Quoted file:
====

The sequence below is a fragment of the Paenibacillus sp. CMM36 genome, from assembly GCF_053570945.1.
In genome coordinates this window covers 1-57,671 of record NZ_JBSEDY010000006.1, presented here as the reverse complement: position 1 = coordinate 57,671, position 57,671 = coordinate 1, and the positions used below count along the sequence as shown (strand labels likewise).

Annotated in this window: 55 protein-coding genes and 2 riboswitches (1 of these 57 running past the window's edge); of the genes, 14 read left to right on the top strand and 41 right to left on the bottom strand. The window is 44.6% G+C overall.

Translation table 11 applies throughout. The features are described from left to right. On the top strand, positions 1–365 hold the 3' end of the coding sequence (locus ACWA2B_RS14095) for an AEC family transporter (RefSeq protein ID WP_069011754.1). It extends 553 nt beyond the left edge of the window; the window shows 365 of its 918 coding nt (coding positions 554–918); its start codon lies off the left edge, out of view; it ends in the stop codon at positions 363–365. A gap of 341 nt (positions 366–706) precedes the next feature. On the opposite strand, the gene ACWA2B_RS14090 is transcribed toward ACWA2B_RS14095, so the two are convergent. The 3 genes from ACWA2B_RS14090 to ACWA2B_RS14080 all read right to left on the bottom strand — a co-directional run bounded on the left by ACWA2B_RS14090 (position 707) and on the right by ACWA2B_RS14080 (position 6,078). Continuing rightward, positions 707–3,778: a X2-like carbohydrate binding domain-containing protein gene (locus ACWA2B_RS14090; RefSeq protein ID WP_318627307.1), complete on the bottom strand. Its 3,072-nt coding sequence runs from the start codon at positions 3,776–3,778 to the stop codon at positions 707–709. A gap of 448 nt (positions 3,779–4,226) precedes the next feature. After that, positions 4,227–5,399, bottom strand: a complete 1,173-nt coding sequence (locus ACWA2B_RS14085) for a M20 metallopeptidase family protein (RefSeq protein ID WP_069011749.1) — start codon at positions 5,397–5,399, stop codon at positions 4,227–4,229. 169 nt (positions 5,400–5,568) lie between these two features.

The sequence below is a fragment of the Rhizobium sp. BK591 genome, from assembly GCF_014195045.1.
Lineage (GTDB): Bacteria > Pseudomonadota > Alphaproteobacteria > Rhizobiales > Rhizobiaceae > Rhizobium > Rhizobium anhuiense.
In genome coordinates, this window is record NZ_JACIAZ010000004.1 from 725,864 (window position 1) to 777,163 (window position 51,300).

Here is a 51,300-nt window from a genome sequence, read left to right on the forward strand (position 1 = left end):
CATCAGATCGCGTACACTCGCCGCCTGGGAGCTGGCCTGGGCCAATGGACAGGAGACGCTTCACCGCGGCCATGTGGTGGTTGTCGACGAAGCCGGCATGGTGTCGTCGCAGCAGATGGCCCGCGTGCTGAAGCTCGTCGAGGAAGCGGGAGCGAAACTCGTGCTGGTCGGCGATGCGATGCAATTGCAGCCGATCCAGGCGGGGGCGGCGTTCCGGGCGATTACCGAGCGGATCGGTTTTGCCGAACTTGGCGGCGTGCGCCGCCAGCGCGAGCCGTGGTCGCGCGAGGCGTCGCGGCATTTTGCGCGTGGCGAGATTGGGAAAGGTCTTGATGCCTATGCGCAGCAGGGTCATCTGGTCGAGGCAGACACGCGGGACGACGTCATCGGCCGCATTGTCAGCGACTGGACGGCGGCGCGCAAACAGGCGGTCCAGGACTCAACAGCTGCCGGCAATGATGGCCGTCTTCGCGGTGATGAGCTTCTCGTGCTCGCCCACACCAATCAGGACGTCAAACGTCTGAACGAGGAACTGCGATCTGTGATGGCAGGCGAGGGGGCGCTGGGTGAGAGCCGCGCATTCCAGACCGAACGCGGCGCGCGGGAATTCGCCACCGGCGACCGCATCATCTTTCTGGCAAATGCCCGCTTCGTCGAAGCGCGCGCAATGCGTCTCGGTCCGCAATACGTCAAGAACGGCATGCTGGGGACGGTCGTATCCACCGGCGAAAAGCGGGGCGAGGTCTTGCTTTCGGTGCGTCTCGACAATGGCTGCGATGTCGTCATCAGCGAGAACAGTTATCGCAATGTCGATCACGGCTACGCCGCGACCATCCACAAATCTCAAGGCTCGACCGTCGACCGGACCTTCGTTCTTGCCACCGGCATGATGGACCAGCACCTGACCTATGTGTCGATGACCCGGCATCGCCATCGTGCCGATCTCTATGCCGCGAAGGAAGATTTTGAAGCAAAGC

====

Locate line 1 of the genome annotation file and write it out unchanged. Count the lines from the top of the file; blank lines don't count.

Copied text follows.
The sequence below is a fragment of the Paenibacillus sp. CMM36 genome, from assembly GCF_053570945.1.